detail of one graph showing network bandwidth at ANL during an SC|11 demo
Detail of graphs showing network bandwidth measured at ANL (top) and NERSC (bottom) during one SC|11 demo slot. Click for full image

At SuperComputing 2011, Garbriele Garzoglio, Parag Mhashilkar and Dave Dykstra of the Grid & Cloud Computing Department (GCC), together with their UCSD partners, demonstrated they could move CMS experimental data from NERSC to Argonne using a 100-GB network link. In fact, they achieved impressive results: over one hour, the team transferred data at a sustained rate of 70 GB per second with peaks of 75 GB/s.

“Some of our largest collaborators… will benefit from higher data transfer rates,” says Gabriele Garzoglio, associate head of GCC. “However, we don’t know whether the middleware we use today can exploit the speed of these fast networks when accessing data.”

The work the demo embodies is part of a larger high throughput data program (HTDP) that involves exercising grid and cloud-enabling middleware over fast networks to optimize performance and identify gaps in the infrastructure. The program will work with CMS and the other major scientific communities at the laboratory to conduct technology investigation, set up network test beds and develop middleware and end-to-end prototypes and production solutions. Through its Advanced Network Initiative, ESnet has called major network users to participate in this testing as it continues to deploy these 100-GB links to DOE laboratories.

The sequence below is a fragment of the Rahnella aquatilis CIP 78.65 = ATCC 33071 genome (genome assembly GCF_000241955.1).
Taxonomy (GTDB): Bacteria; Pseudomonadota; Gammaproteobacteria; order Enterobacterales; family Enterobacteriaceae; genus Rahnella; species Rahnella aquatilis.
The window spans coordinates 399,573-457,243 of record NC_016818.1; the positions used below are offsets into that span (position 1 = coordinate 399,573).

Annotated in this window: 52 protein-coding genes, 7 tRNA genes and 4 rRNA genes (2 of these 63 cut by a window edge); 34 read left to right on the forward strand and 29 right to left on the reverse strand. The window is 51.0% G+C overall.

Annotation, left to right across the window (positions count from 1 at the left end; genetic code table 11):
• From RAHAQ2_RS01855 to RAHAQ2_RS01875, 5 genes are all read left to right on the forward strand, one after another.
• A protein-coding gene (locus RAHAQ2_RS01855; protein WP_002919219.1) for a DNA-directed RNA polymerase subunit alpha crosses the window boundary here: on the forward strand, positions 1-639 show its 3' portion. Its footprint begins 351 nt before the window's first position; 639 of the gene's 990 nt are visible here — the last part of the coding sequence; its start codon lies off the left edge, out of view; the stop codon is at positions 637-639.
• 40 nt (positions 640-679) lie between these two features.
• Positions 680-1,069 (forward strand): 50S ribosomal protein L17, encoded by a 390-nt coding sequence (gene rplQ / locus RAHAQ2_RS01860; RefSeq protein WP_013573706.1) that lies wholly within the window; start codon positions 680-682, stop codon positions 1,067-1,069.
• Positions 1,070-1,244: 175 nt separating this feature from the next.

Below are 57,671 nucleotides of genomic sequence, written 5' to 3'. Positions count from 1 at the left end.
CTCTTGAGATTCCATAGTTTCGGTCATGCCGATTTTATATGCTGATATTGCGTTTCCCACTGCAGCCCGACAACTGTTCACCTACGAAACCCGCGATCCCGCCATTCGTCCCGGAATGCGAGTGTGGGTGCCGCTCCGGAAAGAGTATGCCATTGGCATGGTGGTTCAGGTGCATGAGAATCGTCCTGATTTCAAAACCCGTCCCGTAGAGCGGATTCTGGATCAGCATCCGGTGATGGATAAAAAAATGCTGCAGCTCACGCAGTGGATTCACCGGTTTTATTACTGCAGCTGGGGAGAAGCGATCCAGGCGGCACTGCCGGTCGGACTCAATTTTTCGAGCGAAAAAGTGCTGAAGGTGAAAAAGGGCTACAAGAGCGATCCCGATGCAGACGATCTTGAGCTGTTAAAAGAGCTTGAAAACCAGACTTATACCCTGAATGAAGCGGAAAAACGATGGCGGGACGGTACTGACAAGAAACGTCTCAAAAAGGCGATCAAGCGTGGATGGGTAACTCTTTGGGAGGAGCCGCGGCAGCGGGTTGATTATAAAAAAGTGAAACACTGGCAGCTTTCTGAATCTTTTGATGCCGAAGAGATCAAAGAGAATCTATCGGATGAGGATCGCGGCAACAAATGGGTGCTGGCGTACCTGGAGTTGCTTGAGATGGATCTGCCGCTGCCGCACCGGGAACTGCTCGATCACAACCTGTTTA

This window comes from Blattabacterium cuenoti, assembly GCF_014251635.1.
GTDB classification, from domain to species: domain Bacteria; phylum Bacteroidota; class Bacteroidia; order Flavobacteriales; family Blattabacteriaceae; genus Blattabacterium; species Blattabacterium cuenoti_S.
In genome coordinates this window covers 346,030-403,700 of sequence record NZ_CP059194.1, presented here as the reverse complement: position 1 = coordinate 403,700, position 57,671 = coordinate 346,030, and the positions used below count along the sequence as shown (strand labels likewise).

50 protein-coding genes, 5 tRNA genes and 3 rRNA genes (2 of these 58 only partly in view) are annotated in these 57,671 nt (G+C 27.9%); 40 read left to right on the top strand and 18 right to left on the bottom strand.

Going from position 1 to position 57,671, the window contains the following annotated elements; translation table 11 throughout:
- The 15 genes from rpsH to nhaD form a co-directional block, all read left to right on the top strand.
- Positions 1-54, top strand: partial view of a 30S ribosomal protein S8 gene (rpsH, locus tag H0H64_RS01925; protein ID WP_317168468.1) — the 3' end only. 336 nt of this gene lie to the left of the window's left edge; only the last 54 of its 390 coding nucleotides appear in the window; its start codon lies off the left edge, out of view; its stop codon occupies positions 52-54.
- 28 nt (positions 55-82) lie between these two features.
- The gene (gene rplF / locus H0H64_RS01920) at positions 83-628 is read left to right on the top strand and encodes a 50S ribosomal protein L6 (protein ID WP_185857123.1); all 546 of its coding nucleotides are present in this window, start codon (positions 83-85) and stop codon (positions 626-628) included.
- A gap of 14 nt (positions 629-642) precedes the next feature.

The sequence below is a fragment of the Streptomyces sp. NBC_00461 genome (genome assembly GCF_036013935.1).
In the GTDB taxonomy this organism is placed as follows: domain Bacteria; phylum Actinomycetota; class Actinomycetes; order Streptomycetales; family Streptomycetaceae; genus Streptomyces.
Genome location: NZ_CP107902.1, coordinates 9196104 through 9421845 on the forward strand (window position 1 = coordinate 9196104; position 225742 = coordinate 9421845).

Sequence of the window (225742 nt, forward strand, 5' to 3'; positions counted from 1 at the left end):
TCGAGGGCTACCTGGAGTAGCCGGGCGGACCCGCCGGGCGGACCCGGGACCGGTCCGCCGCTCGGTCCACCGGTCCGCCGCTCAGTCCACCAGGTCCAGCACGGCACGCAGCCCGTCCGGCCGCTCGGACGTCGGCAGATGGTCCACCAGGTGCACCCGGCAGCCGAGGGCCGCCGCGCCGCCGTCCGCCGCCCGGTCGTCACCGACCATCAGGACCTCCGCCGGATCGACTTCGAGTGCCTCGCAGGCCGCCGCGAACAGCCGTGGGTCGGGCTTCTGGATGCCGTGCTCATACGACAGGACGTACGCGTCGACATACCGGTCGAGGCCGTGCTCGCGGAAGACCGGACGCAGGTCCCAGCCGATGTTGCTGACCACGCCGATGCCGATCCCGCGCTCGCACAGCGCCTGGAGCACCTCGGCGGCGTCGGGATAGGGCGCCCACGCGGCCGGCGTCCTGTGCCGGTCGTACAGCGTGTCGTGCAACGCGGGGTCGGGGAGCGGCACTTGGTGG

Fermilab teamed up with UCSD in an attempt to get the most data moved over the network by tuning various parameters in the middleware. For example, changing the number of transfer processes per core has a big impact on speed. Similarly, increasing the size of TCP packets transferred between the client and the server also increased throughput.

Beyond these initial efforts, the HTD Program, which Mhashilkar is leading, will explore new paradigms as networks become even faster.

“In five to ten years, we’ll move from the 100 Gigabits to the Terabit-scale networks,” says Garzoglio. “Within this program of work, in collaboration with the major stakeholders of the laboratory, we will try to define and execute a vision to evolve our infrastructure to exploit these fast networks to the fullest.”

~ Marcia Teckenbrock